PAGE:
It was thought for a long time that the Union building on the opposite side of the street where the fire occurred, would be saved, and long and nobly did our firemen battle against the destroying element to protect it. But the smoke became thicker and denser, until the flames shot a lurid glare through the roof, and the fate of the Union was sealed. The fine billiard saloon and bowling alleys were swept away at a breath. It was feared that the City Hall would be burned, but the wall proved an effectual barrier to the farther progess of the flames in that direction. The California Exchange was considered to be in great danger, but a large party of men on the roof, with the aid of a hose, succeeded in saving it. A large portion of the books, papers and records of the different offices were removed to a place of security to guard against any accident. The fire spread with astonishing rapidity down Merchant street, and though repeated attempts were made to blow up the buildings, none were successful in arresting the fire. On the north side of Merchant street all the buildings were consumed as far down as Bolton, Barron & Co.'s building, and on the south side as far as Naglee's building. All the buildings on the south side of Clay street, between the California Exchange and the brick store of Austin & Lobdell, (formerly Kelsey, Smith & Risley.) were consumed. Many of the houses on the south side of Clay street were severely scorched and blackened, and nothing but a protection of wet blankets saved them. The goods in all were removed, and even in Commercial street, nearly every house was deserted between Kearny and Montgomery streets. So far bad the panic reached, that even in Sacramento street and in many remote portions of the city, the work of removing to places of security had commenced. It was thought certain that the fire would spread across Montgomery street, but the indomitable energy of our firemen prevented it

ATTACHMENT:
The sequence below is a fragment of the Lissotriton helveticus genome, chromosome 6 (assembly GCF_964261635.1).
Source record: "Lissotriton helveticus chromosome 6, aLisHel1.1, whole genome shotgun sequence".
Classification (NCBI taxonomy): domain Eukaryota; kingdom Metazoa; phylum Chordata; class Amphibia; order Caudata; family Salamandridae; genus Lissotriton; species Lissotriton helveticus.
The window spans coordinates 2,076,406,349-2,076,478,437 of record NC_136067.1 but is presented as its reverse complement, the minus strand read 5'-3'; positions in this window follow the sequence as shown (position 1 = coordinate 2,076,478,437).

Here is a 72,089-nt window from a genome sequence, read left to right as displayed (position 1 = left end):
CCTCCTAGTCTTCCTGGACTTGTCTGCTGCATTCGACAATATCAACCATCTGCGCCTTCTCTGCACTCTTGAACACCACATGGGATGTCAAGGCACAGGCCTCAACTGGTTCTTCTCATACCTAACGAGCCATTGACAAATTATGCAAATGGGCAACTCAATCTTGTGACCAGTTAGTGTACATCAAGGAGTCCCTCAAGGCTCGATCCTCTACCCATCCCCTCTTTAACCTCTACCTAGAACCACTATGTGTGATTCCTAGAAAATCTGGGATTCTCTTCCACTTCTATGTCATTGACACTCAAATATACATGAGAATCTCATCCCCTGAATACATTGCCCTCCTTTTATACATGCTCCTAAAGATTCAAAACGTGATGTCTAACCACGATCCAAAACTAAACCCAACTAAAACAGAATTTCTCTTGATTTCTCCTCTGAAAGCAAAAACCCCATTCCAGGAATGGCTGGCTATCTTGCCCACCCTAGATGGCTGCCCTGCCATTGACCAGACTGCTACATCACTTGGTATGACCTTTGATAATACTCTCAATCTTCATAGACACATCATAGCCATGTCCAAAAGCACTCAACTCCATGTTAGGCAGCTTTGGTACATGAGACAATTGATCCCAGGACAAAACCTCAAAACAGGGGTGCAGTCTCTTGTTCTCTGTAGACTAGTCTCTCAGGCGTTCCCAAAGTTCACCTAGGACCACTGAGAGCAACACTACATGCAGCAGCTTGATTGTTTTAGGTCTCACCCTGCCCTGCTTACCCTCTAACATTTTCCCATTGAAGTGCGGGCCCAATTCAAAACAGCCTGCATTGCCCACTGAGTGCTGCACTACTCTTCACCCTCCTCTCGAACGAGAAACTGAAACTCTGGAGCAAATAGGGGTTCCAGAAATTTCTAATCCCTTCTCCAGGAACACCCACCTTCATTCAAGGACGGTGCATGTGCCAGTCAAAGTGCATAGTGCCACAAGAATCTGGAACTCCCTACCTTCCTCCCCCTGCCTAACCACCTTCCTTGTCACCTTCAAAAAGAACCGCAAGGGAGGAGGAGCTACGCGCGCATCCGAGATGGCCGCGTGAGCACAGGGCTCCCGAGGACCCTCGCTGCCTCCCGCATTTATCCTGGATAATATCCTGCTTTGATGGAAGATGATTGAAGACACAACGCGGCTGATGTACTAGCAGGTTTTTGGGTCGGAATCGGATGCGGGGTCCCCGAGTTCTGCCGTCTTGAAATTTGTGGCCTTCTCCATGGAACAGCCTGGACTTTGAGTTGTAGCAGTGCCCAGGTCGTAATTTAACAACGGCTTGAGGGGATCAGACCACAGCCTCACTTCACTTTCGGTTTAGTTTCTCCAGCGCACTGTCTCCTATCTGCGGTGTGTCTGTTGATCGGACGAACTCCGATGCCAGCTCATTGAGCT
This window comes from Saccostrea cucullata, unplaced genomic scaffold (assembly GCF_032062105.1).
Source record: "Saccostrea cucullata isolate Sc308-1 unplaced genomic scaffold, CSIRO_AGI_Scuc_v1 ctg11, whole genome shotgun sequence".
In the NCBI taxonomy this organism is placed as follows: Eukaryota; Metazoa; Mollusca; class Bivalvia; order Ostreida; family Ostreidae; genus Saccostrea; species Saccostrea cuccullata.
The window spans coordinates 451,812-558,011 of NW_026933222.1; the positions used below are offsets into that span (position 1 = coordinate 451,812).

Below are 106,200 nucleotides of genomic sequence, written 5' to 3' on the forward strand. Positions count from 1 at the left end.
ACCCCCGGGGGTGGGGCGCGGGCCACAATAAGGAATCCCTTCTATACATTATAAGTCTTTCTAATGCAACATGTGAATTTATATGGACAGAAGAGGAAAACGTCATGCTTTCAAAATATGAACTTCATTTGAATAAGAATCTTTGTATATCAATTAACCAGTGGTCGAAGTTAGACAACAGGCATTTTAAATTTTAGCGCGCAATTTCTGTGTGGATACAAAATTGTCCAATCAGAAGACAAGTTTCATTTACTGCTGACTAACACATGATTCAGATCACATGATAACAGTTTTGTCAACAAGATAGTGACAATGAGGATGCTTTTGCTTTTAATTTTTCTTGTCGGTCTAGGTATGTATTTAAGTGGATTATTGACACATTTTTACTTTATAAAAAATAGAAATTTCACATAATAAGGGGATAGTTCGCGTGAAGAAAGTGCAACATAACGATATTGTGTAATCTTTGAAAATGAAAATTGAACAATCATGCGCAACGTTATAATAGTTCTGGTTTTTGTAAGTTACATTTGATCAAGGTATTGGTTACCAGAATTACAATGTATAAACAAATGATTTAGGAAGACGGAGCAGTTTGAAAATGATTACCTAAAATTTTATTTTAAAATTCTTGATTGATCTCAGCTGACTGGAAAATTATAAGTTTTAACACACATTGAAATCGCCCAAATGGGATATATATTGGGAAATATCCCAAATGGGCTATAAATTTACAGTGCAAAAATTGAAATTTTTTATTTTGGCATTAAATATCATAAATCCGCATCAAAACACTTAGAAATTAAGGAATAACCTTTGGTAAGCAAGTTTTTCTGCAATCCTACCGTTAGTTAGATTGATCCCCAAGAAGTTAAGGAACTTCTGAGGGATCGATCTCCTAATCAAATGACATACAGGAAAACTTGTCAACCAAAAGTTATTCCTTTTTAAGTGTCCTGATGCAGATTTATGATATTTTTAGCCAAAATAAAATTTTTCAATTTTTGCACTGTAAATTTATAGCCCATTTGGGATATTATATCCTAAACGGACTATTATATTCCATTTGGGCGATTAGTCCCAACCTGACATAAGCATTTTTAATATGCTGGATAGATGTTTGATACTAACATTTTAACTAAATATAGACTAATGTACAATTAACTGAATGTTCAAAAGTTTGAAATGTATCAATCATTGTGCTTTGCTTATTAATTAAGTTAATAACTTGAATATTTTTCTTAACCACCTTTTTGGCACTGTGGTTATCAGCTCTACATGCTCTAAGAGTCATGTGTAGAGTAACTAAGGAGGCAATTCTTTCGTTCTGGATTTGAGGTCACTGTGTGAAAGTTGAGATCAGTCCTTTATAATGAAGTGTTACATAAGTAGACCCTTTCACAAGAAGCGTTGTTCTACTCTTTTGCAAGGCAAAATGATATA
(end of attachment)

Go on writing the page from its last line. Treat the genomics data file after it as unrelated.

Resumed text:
About 10 P. M., after an hour and a half had elapsed in incessant labor, the joyful shout was raised that the fire was subdue, which sent a thrill of joy to the hearts of thousands. Without particularizing the individual losses at present, we hastily estimate the loss at $150,000. We shall endeavor to give the full particulars tomorrow. The following are the buildings destroyed, in most of which the goods and effects were saved.